7. Seek feedback to improve your process

At the end of the meeting, take a few moments to gather feedback from meeting attendees. Gathering feedback can be as simple as asking:

  • What went well?
  • What didn’t go so well?
  • What could we improve upon for next time?

The insights you gather will help you continually improve your meeting processes. Make sure you utilize the feedback and incorporate what you learned as you plan the next staff meeting.

Let’s go over those important steps one more time:

  1. Set clear meeting objectives.
  2. Decide who needs an invite.
  3. Build the meeting agenda.
  4. Collaborate as you refine the topics.
  5. Follow the agenda and monitor timing.
  6. Track action items as they occur.
  7. Seek feedback to improve your process.

Simplified staff meeting minutes

The better prepared you are for a meeting, the better it will go. Use a meeting agenda to make sure you ALWAYS have a clear objective, know who is responsible for what, understand what topics will be covered, and share all relevant meeting information with attendees ahead of time. The more you use and refine your agenda, the easier it will get. Hello, effective meetings! ?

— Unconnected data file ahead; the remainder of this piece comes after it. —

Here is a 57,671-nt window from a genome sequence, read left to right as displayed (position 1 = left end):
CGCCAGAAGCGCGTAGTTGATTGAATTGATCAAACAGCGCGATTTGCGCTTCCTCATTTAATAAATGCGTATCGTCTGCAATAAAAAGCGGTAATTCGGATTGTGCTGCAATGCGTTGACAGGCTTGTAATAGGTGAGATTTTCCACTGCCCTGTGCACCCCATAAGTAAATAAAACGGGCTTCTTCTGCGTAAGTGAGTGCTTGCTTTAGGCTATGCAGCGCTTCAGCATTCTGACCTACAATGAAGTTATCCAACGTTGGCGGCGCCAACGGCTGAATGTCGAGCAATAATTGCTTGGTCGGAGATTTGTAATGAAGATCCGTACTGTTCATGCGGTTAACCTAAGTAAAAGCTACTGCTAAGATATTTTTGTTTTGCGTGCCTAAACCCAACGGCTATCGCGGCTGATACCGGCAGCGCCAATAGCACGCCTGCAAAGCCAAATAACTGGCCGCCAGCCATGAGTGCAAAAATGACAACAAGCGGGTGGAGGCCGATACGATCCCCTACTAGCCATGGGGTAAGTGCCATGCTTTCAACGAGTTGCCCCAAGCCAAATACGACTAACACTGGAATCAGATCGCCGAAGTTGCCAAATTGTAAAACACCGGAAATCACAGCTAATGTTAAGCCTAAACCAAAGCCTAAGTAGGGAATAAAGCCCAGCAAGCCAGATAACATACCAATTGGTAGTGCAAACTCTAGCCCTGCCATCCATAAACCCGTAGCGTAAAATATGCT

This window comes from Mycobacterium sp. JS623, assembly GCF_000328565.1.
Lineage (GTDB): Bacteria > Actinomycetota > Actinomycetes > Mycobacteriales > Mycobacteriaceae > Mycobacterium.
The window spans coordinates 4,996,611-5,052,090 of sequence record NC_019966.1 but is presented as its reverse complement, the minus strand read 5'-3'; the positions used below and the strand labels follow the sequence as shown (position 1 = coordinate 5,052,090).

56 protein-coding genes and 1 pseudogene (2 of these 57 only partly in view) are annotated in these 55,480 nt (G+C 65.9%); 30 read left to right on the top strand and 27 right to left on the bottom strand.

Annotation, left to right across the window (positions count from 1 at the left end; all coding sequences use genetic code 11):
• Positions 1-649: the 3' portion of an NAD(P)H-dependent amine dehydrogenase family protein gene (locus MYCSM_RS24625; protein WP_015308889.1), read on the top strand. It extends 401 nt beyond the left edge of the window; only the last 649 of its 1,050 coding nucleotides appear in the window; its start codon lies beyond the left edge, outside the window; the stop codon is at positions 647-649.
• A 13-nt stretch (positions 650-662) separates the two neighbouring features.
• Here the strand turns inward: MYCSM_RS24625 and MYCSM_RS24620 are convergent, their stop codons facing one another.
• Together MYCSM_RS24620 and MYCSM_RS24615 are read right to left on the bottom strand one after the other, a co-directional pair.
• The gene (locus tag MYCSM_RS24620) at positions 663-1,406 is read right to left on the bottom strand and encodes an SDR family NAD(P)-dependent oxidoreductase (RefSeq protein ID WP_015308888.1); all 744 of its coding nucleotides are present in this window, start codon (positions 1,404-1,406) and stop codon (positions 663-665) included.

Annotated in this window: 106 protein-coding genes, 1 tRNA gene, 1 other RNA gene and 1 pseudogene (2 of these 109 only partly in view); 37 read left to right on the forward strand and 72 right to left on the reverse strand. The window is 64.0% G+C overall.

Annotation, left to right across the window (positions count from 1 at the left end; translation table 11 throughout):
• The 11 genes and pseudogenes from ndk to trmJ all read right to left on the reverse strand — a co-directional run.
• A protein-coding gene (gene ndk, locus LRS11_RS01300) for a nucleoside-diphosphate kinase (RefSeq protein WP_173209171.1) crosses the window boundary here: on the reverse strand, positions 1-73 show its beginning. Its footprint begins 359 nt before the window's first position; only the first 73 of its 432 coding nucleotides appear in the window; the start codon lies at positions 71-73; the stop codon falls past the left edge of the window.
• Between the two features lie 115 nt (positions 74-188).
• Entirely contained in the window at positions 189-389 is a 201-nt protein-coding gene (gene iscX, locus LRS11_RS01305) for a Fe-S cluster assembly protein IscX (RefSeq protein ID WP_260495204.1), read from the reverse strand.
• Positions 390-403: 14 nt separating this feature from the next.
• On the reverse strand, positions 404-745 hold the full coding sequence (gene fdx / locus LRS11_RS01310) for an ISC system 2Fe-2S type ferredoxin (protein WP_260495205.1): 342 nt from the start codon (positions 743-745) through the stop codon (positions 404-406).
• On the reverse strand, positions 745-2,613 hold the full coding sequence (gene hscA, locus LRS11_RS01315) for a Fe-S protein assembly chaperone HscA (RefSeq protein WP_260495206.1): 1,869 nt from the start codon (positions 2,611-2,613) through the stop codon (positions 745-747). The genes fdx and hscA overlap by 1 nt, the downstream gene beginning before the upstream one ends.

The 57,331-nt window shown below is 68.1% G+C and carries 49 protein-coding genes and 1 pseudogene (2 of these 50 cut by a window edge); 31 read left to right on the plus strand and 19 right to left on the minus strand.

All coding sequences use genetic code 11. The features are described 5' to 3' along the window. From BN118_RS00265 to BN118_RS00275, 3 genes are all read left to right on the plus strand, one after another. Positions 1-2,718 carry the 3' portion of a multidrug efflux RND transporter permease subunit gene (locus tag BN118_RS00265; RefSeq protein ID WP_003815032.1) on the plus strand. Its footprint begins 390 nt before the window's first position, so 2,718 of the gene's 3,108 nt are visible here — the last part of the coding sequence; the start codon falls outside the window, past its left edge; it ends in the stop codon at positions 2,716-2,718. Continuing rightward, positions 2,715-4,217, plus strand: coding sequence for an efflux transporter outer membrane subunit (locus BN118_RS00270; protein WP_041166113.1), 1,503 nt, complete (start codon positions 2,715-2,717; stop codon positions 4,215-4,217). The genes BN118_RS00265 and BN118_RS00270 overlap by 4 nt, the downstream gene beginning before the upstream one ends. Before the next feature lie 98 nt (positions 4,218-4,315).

Focus on your meeting objective and leave the meeting notes to AI technology. Anchor AI seamlessly records full transcripts while separating all action items, keywords, speakers, and important decisions. Sign up for Anchor AI to make your next staff meeting amazing!